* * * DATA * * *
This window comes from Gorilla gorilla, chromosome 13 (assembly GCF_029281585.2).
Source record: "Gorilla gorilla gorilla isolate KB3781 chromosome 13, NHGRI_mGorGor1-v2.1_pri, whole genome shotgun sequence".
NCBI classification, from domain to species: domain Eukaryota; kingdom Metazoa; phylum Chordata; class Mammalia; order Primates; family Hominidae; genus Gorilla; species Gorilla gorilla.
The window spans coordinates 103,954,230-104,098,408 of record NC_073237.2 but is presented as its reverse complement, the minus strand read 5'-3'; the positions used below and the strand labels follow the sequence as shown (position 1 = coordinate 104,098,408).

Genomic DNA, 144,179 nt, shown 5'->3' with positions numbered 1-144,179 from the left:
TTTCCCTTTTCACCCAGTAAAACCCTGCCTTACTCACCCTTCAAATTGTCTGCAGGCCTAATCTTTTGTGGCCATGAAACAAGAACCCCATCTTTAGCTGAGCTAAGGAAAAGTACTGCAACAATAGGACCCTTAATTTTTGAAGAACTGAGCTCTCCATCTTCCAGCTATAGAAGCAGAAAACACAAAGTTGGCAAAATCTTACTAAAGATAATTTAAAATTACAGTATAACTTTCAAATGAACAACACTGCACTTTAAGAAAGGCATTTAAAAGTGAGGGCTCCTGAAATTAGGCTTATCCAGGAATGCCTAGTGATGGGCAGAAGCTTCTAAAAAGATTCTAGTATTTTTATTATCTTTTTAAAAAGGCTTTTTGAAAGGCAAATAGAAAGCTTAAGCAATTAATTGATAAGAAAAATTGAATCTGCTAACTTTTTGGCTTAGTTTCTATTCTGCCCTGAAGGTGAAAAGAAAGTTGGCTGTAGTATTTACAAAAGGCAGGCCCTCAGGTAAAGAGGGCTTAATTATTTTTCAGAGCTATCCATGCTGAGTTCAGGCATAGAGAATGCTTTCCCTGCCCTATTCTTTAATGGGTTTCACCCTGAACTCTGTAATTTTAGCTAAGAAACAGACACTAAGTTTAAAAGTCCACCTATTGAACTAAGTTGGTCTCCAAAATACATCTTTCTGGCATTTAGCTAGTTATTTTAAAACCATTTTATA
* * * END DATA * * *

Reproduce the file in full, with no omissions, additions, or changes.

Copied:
This window comes from Gorilla gorilla, chromosome 13 (assembly GCF_029281585.2).
Source record: "Gorilla gorilla gorilla isolate KB3781 chromosome 13, NHGRI_mGorGor1-v2.1_pri, whole genome shotgun sequence".
NCBI classification, from domain to species: domain Eukaryota; kingdom Metazoa; phylum Chordata; class Mammalia; order Primates; family Hominidae; genus Gorilla; species Gorilla gorilla.
The window spans coordinates 103,954,230-104,098,408 of record NC_073237.2 but is presented as its reverse complement, the minus strand read 5'-3'; the positions used below and the strand labels follow the sequence as shown (position 1 = coordinate 104,098,408).

Genomic DNA, 144,179 nt, shown 5'->3' with positions numbered 1-144,179 from the left:
TTTCCCTTTTCACCCAGTAAAACCCTGCCTTACTCACCCTTCAAATTGTCTGCAGGCCTAATCTTTTGTGGCCATGAAACAAGAACCCCATCTTTAGCTGAGCTAAGGAAAAGTACTGCAACAATAGGACCCTTAATTTTTGAAGAACTGAGCTCTCCATCTTCCAGCTATAGAAGCAGAAAACACAAAGTTGGCAAAATCTTACTAAAGATAATTTAAAATTACAGTATAACTTTCAAATGAACAACACTGCACTTTAAGAAAGGCATTTAAAAGTGAGGGCTCCTGAAATTAGGCTTATCCAGGAATGCCTAGTGATGGGCAGAAGCTTCTAAAAAGATTCTAGTATTTTTATTATCTTTTTAAAAAGGCTTTTTGAAAGGCAAATAGAAAGCTTAAGCAATTAATTGATAAGAAAAATTGAATCTGCTAACTTTTTGGCTTAGTTTCTATTCTGCCCTGAAGGTGAAAAGAAAGTTGGCTGTAGTATTTACAAAAGGCAGGCCCTCAGGTAAAGAGGGCTTAATTATTTTTCAGAGCTATCCATGCTGAGTTCAGGCATAGAGAATGCTTTCCCTGCCCTATTCTTTAATGGGTTTCACCCTGAACTCTGTAATTTTAGCTAAGAAACAGACACTAAGTTTAAAAGTCCACCTATTGAACTAAGTTGGTCTCCAAAATACATCTTTCTGGCATTTAGCTAGTTATTTTAAAACCATTTTATA